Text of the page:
In this study, a VHH-phage display library derived from immunized llamas was selected against HBsAg to obtain S-specific VHH molecules. First, binding properties of the isolated VHHs (S1-S5) were characterized via ELISA, and differences in affinity were presumed. Biacore analysis confirmed these ELISA-based observations (Supporting Table 2). For VHH S5, a kiss-and-run mechanism could even be assumed because of a high on-rate as well as a high off-rate. Despite these differences in affinity, we continued to work with all five VHHs, because the expressed VHHs inside the cell will be massively targeted to the ER. There they will most likely not act as monovalent molecules but as multivalent complexes with high avidities. Moreover, it has been previously reported that even low-affinity intrabodies may be efficient in inhibiting viral infections.13

In vitro and in vivo experiments revealed a decrease in secreted viral and nonviral particles, both in the supernatant of transfected HepG2 cells and in the plasma of injected mice. Confocal microscopy of HepG2 cells as well as immunohistohemistry of liver sections suggested an accumulation of HBsAg particles inside the cell when an S-specific VHH was expressed. The precise mechanism of action of the VHH that causes the decrease in viral and nonviral secretion remains unclear. At this point we do not know whether the inhibitory action of the S-specific VHHs takes place at the stage of the formation of complete particles or at a later stage. In the first case, it is possible that the interaction between VHH-retained S- molecules in the ER and the mature capsid in the cytoplasm is disrupted or that the interaction between individual S-molecules in the ER is blocked, both resulting in an arrest of particle formation. In the latter case, we hypothesize that complete particles are already formed inside the secretory pathway, but that further transport is inhibited by VHH retention in the secretory pathway. Because the intracellular HBsAg particle level was not that much increased as expected from the massive reduction in extracellular level, it is unlikely that the inhibition is only due to the latter mechanism. Interactions of the VHHs with individual S molecules according to the first hypothesis may indeed occur, and because these individual S- molecules cannot be detected by the HBsAg (V2) Axsym test, a lower than expected level of intracellular HBsAg level is observed.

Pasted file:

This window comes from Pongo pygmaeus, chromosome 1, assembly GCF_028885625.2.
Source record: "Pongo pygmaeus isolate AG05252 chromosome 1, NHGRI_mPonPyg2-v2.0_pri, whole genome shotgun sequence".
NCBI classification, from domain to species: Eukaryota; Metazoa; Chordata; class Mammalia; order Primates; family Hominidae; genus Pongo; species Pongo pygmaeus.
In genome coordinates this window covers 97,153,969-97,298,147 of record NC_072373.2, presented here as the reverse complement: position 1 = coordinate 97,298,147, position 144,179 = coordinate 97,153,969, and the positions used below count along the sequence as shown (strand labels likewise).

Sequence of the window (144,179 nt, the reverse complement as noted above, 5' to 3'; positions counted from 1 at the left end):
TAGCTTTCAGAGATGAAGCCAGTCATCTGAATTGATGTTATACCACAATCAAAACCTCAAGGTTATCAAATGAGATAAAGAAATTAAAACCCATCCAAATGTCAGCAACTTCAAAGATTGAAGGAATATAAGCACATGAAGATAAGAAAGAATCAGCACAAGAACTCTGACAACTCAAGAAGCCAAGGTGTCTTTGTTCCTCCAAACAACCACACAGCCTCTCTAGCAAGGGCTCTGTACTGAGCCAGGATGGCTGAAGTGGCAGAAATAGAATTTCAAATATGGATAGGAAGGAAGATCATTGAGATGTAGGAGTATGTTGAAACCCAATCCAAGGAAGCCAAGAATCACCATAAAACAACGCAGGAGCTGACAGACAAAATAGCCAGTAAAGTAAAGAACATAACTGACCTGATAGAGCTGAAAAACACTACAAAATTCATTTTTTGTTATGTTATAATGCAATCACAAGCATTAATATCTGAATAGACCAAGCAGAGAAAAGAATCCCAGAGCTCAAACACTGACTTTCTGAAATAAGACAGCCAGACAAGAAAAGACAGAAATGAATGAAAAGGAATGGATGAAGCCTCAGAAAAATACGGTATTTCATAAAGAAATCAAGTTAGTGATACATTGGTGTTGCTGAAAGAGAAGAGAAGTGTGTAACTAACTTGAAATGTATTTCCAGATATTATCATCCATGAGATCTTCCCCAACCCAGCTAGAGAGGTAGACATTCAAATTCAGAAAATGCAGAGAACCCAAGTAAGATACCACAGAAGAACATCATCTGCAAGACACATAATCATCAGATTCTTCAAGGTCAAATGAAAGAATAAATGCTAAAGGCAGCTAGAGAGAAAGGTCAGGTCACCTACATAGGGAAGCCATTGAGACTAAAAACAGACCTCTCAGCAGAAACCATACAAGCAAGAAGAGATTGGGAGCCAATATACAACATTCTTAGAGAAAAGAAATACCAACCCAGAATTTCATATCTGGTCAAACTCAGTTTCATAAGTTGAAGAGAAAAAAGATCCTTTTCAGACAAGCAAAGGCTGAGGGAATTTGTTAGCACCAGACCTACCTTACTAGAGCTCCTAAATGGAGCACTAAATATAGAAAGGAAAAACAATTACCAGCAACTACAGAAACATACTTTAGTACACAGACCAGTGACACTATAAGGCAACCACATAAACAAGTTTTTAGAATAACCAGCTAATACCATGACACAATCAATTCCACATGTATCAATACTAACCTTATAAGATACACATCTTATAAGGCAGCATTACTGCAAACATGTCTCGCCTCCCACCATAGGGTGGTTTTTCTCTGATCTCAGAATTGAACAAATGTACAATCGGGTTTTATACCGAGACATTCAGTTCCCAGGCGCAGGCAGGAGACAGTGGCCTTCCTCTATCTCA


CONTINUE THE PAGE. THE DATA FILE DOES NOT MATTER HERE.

Although the VHH molecules are massively targeted to the ER and will most likely act there as a multivalent layer, an even more severe retention of viral and nonviral particles might be obtained by using bivalent VHH intrabody constructs.

In this study, the VHHs were tested in vivo in an acute model by injecting both the VHH and HBV plasmid at the same time. Experiments will be performed to study the effect of the VHHs in a more chronic HBV model by first establishing an HBV infection, followed by the introduction of VHH expression. To study the contribution of the immune system in the clearance of HBV in a chronic infection, immunocompetent mice can be used.24 Indeed, it is possible that strong HBV suppression caused by VHHs may restore the down-regulated immune system and lead to an immune response that is able to clear the virus. To achieve this, strong and long-lasting VHH expression is necessary. The currently used pShooter vector contains the strong but short-lived CMV promoter.25 Liver-specific and long-living promoters such as the human α-antitrypsin promoter with its enhancers or the apolipoprotein A-I promoter may be more appropriate for applications that require more persistent VHH expression.26

Overall, the data presented here provide proof of principle for the use of intrabodies to inhibit viral secretion in vivo and demonstrate the potential of VHHs in the treatment of HBV. In addition, these VHHs may also be a powerful tool to study viral entry, envelope production, and budding of HBV,27 processes that are still poorly understood.28, 29

Acknowledgements

  1. Top of page
  2. Abstract
  3. Materials and Methods
  4. Results
  5. Discussion
  6. Acknowledgements
  7. References
  8. Supporting Information

We thank Frank Chisari for providing the pSP65ayw1.3 plasmid and Inge Borghmans for performing the Biacore experiments. We acknowledge the helpful discussions on liver pathology with Claude Cuvelier and Jacques Van Huysse, and the technical help of Isabelle Rottiers and Dorothea Vanlimbergen with the immunohistochemistry.

References

  1. Top of page
  2. Abstract
  3. Materials and Methods
  4. Results
  5. Discussion
  6. Acknowledgements
  7. References
  8. Supporting Information

Supporting Information

  1. Top of page
  2. Abstract
  3. Materials and Methods
  4. Results
  5. Discussion
  6. Acknowledgements
  7. References
  8. Supporting Information

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hep_22609_sm_SupMat.rtf7868KSupporting Data, Table and Figures